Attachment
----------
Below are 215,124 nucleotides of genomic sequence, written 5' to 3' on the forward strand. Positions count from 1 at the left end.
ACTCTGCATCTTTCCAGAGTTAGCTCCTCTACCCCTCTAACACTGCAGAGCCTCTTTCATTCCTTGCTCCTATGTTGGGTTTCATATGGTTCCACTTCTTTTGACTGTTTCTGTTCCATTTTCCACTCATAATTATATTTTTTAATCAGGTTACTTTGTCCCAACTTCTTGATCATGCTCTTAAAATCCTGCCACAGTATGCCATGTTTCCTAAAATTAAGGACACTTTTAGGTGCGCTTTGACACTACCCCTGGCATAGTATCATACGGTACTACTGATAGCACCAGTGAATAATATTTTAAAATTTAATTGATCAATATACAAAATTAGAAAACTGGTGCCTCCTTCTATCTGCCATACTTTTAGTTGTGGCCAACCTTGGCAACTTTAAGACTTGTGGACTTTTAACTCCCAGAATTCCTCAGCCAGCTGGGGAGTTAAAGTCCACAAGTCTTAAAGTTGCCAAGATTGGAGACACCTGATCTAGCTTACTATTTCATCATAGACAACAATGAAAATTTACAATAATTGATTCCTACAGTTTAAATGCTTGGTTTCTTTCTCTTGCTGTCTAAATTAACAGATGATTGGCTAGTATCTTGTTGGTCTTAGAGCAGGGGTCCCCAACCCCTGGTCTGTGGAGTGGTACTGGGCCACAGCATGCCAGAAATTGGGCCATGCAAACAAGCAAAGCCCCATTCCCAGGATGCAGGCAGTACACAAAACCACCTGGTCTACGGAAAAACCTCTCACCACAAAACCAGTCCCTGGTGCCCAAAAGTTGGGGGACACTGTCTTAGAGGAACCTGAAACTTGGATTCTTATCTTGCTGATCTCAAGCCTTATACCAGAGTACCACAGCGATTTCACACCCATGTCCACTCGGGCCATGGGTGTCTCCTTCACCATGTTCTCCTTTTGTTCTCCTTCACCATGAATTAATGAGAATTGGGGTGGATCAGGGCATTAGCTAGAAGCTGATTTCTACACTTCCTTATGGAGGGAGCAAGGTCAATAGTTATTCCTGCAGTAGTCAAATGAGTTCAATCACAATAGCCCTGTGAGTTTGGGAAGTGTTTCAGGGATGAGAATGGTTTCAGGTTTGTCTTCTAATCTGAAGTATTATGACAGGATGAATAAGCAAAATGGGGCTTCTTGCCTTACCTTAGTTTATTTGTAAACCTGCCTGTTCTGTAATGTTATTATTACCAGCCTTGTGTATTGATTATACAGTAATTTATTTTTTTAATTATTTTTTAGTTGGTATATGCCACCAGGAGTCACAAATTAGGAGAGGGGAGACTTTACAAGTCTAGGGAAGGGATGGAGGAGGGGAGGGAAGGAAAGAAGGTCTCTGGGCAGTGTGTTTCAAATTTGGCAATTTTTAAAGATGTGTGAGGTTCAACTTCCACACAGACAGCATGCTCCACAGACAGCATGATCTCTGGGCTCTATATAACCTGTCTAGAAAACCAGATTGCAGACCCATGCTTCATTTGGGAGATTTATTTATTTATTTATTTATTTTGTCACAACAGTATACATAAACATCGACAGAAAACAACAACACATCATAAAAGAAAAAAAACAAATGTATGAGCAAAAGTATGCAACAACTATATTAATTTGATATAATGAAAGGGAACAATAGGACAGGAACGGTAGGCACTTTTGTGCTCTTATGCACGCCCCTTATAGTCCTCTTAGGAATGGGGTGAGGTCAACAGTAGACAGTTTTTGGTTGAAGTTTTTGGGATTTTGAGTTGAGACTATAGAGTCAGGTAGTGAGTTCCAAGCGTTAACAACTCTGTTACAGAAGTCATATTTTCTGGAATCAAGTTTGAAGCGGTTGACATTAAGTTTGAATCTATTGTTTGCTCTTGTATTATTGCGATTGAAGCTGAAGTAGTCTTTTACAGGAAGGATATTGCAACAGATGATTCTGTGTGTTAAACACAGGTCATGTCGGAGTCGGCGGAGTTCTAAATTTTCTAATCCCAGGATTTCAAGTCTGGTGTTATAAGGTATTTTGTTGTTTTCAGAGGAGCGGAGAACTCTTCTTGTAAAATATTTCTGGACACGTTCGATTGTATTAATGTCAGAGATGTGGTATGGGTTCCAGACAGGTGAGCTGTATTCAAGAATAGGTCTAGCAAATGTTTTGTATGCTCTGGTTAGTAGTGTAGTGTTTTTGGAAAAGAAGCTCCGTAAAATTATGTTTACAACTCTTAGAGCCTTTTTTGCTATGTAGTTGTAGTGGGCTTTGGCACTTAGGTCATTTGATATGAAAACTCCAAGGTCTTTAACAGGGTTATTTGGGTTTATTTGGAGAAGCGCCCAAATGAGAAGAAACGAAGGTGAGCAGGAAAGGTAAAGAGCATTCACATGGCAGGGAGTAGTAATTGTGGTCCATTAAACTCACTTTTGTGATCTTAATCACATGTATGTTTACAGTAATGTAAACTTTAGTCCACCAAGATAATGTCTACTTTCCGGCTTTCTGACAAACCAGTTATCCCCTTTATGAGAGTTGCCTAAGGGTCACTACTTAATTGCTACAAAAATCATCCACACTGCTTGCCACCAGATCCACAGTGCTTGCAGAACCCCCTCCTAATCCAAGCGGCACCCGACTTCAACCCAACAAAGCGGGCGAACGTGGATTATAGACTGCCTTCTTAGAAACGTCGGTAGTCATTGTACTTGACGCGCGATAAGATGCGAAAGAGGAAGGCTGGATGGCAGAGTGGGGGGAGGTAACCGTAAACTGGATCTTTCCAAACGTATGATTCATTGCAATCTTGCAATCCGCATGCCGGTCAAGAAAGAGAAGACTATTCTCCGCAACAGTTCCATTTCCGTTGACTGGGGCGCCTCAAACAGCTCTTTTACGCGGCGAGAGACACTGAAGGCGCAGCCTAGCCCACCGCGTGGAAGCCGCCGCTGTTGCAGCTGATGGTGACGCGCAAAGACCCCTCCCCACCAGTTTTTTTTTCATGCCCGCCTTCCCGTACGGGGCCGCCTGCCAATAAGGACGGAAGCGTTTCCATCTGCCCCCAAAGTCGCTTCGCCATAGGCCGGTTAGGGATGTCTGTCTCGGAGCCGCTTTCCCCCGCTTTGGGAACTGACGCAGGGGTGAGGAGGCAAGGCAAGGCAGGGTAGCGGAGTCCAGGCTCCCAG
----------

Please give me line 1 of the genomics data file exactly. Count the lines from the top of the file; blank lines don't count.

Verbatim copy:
Below are 215,124 nucleotides of genomic sequence, written 5' to 3' on the forward strand. Positions count from 1 at the left end.